The UNSW Risks and Impacts of a Changing Climate (CLIM2002) course teaches the essentials of understanding and managing climate risk. This course demonstrates how climate risk may manifest as a challenge in a wide range of sectors, including built environment, engineering, business, health and economics. This course aims to provide a fundamental understanding of the risky impacts of climate change, which is an emerging issue in business, industry and government.
As global temperatures near 1.5°C above pre-industrial levels and carbon dioxide levels increase, we all must consider and plan for climate change impacts. Climate change affects the marine, terrestrial and atmospheric environment in many ways, including sea-level rise, bushfires and rainfall. Through the Risks and Impacts of a Changing Climate course, you’ll get the chance to evaluate the effects of climate change and form solutions. As anthropogenic climate change is expected to continue and escalate in the near future, there’s no better time to enhance your education in this space.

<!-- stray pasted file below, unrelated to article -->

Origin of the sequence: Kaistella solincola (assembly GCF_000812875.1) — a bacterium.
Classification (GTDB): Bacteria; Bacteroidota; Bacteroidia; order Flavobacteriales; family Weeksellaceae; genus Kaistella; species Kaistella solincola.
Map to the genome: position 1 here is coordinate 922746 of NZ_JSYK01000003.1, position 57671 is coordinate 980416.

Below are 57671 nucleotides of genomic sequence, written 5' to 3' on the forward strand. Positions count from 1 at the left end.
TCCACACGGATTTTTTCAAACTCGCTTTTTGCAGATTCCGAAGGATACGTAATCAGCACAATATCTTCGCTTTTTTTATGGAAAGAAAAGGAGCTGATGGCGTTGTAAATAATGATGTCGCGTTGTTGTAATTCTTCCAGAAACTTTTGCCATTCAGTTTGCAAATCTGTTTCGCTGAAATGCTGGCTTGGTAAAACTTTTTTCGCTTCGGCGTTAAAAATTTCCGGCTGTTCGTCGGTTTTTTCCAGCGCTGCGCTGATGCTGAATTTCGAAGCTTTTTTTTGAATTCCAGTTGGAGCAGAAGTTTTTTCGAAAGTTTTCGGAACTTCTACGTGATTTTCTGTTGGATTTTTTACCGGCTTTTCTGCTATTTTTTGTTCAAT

This course will give you an understanding of climate change risk within various sectors. It will also strengthen your ability to engage with government, non-government organisations and industry.
Learning outcomes include:
To be eligible for this course, you must have completed 24 Units of Credit (UoC), with exceptions by negotiation.
Environmental science analyses and provides solutions to current environmental challenges, including climate change, waste management and pollution. To protect the planet, environmental scientists study, develop and advise on future policies. These policies can be embedded within Government legislation to ensure the survival of flora, fauna and other natural resources.
At UNSW Science, you can further your study in climate change with the Bachelor of Advanced Science (Hons) majoring in Climate System Science or Climate Dynamics.
You can also study aspects of climate change in the Bachelor of Environmental Management.
For more information, please contact Professor Jason Evans.
T: +61 2 9385 7066